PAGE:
Why Investors Should Hope For The Best But Prepare For The Worst

Key Takeaways

  • Investors should maintain an optimistic attitude by hoping for the best, but it is always good to have back up plans. 
  • Risk assessment is crucial to the success of any real estate investing business. 
  • Always plan for the worst when entering a deal so you are ready for any unexpected obstacles that come your way. 

Most investors are optimistic in nature. They think they can turn any property into a home run, regardless of how many people are telling them they can’t. This kind of excitement and positivity works great on certain properties, but can also come back to bite them if they are not realistic. When evaluating a property or your current portfolio, it is wise to hope for the best plan for the worst. You don’t have to dwell on it, but you do need to know what is possible and more importantly how to prevent it.

If you currently have rental properties, you may think a tenant’s refusal to pay rent is a worst case scenario. This is certainly not an ideal situation, but one you could deal with if you had to. If someone is injured by your negligence or if the house catches fire, you are in for a lot more trouble. While rare, these things do happen. It is true that they probably will never happen, but what if they do? Do you have the proper homeowners insurance? Is the language on your lease strong enough to protect you from tenant injury? Hopefully you will never need to deal with this, but instead of ignoring the possibility, prepare for it.

The same could be said when looking at prospective properties to buy. You may think breaking even or even taking a small loss is the worst that can happen. However, neglecting due diligence could land you a property with significant problems that hurt your bottom line. Not only is there the potential for costly fixes, but if they are bad enough, they could deem the home not fit to sell or rent.


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plan for the worst

Top Risk Reduction Strategies For Smart Investors

Getting in and out of properties should not be the goal when finding new deals. Looking at them and finding these potential red flags, however, is. You should be looking for water marks in the basement or any freshly painted walls that could be covering something up. Sometimes these issues are very difficult or even impossible to discover until after you take ownership, but you need to do everything possible to prevent that from happening. If and when it does, you need to have a contingency in place for the best emergency exit strategy. This option won’t be great, but it will be easier to make if you have at least thought about the possibility.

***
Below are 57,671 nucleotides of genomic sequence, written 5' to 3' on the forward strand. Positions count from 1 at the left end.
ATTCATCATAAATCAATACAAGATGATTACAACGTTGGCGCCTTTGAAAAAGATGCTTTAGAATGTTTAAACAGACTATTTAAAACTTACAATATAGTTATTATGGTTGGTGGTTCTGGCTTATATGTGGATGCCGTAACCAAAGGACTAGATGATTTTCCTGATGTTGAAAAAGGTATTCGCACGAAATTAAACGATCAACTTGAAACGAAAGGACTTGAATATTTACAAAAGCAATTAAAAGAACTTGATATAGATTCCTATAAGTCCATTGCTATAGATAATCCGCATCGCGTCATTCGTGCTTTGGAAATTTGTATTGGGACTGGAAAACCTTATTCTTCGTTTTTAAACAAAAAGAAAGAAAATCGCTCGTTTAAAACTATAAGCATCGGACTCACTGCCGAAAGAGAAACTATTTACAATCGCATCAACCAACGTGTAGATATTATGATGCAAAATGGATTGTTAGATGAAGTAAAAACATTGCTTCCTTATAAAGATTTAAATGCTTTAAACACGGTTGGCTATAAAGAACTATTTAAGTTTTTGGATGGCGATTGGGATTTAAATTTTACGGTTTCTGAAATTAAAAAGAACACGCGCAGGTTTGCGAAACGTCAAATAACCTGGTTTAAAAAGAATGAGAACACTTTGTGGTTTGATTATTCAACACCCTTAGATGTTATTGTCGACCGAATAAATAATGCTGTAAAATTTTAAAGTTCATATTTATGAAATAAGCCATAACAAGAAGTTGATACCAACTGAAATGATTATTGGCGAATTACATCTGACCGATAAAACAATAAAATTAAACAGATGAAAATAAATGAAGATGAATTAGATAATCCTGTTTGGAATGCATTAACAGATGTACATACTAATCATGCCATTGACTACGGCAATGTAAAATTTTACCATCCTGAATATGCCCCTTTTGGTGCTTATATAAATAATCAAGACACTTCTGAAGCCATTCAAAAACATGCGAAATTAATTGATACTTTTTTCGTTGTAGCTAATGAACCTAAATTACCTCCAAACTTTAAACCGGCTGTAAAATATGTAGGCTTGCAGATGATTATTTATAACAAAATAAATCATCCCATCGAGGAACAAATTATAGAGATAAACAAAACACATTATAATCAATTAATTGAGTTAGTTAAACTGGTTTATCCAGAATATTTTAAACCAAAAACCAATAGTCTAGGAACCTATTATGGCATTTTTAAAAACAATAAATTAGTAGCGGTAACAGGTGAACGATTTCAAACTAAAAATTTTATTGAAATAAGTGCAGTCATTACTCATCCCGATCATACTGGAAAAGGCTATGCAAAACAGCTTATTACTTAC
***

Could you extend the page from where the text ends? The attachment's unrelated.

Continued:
• Use Strong Language In Leases

  • Prioritize Insurance

  • Mind Your Due Diligence

  • Watch Out For Red Flags

Lease Language

A comprehensive lease agreement is crucial to the security of any rental property. Real estate investors need to ensure that both landlord and tenant are protected in the event of an unexpected surprise. Before you ever draft your first lease, implement a rental application process to weed out any bad tenants. Ask for previous landlord references and proof of income before approving a tenant for the property. This will protect you from potentially disruptive tenants, or ones who may prevent you from earning stable rental income.

When it comes to the actual lease agreement there are a few important areas to address. These include writing out the obligations of each party, a list of liabilities, and an outline of the rental price and lease length. To fully plan for the worst, a lease should also outline the procedures in the event of a breach. The lease language should be clear and specific, and both parties should understand what they are responsible for. Follow these tips to draft a fool proof lease, and perhaps have it reviewed by a real estate attorney.

Insurance

One of the best ways real estate investors can plan for the worst and hope for the best is through insurance policies. It is recommended to have property, liability and in some cases flood or fire insurance for each home you own. Some investors will also require tenants to have rental insurance on top of that. The purpose of all of these policies is to protect you, your property, and your business in the event anything goes wrong. While insurance may not be cheap, it is crucial to think of it as a necessary expense. Always factor in the cost of insurance when analyzing a deal to get a true understanding of the operating costs (and potential cash flow) of a property.